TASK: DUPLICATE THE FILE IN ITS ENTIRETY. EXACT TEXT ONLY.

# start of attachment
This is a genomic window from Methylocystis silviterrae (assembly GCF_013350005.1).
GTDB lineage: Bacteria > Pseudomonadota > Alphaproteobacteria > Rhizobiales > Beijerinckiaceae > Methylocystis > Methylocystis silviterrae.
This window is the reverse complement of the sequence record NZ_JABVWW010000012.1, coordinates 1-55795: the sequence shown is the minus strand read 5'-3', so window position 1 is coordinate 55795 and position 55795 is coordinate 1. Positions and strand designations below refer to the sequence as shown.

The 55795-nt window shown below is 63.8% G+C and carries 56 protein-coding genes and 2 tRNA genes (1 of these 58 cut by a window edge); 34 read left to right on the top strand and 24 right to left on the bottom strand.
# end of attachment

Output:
This is a genomic window from Methylocystis silviterrae (assembly GCF_013350005.1).
GTDB lineage: Bacteria > Pseudomonadota > Alphaproteobacteria > Rhizobiales > Beijerinckiaceae > Methylocystis > Methylocystis silviterrae.
This window is the reverse complement of the sequence record NZ_JABVWW010000012.1, coordinates 1-55795: the sequence shown is the minus strand read 5'-3', so window position 1 is coordinate 55795 and position 55795 is coordinate 1. Positions and strand designations below refer to the sequence as shown.

The 55795-nt window shown below is 63.8% G+C and carries 56 protein-coding genes and 2 tRNA genes (1 of these 58 cut by a window edge); 34 read left to right on the top strand and 24 right to left on the bottom strand.